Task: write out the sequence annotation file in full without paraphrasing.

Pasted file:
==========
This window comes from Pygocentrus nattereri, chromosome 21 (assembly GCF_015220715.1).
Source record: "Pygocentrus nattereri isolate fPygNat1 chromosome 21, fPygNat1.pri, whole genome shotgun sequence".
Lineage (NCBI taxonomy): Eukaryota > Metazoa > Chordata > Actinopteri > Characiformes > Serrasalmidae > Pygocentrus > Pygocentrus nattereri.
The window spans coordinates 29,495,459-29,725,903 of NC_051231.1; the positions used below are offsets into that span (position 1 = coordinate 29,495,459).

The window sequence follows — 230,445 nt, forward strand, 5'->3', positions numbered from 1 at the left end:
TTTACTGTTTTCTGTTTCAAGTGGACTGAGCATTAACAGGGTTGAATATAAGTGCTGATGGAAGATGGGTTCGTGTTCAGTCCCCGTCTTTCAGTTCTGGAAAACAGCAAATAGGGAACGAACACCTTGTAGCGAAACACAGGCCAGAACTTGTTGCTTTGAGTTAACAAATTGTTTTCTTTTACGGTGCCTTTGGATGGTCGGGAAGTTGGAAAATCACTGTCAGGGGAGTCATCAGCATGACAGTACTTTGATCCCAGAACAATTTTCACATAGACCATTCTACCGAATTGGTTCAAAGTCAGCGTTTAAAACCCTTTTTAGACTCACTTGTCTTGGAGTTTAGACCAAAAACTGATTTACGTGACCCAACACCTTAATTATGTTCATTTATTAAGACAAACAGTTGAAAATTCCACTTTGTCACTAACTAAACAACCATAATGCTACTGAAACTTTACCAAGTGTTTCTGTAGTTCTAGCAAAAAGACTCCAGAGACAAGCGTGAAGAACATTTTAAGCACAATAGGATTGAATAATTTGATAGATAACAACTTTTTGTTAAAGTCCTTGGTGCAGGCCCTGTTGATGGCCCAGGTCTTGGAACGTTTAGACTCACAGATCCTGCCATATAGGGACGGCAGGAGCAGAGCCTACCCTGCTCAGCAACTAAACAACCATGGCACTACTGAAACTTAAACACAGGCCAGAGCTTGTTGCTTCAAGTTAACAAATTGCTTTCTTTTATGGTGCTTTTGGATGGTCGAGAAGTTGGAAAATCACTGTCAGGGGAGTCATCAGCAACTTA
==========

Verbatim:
This window comes from Pygocentrus nattereri, chromosome 21 (assembly GCF_015220715.1).
Source record: "Pygocentrus nattereri isolate fPygNat1 chromosome 21, fPygNat1.pri, whole genome shotgun sequence".
Lineage (NCBI taxonomy): Eukaryota > Metazoa > Chordata > Actinopteri > Characiformes > Serrasalmidae > Pygocentrus > Pygocentrus nattereri.
The window spans coordinates 29,495,459-29,725,903 of NC_051231.1; the positions used below are offsets into that span (position 1 = coordinate 29,495,459).

The window sequence follows — 230,445 nt, forward strand, 5'->3', positions numbered from 1 at the left end:
TTTACTGTTTTCTGTTTCAAGTGGACTGAGCATTAACAGGGTTGAATATAAGTGCTGATGGAAGATGGGTTCGTGTTCAGTCCCCGTCTTTCAGTTCTGGAAAACAGCAAATAGGGAACGAACACCTTGTAGCGAAACACAGGCCAGAACTTGTTGCTTTGAGTTAACAAATTGTTTTCTTTTACGGTGCCTTTGGATGGTCGGGAAGTTGGAAAATCACTGTCAGGGGAGTCATCAGCATGACAGTACTTTGATCCCAGAACAATTTTCACATAGACCATTCTACCGAATTGGTTCAAAGTCAGCGTTTAAAACCCTTTTTAGACTCACTTGTCTTGGAGTTTAGACCAAAAACTGATTTACGTGACCCAACACCTTAATTATGTTCATTTATTAAGACAAACAGTTGAAAATTCCACTTTGTCACTAACTAAACAACCATAATGCTACTGAAACTTTACCAAGTGTTTCTGTAGTTCTAGCAAAAAGACTCCAGAGACAAGCGTGAAGAACATTTTAAGCACAATAGGATTGAATAATTTGATAGATAACAACTTTTTGTTAAAGTCCTTGGTGCAGGCCCTGTTGATGGCCCAGGTCTTGGAACGTTTAGACTCACAGATCCTGCCATATAGGGACGGCAGGAGCAGAGCCTACCCTGCTCAGCAACTAAACAACCATGGCACTACTGAAACTTAAACACAGGCCAGAGCTTGTTGCTTCAAGTTAACAAATTGCTTTCTTTTATGGTGCTTTTGGATGGTCGAGAAGTTGGAAAATCACTGTCAGGGGAGTCATCAGCAACTTA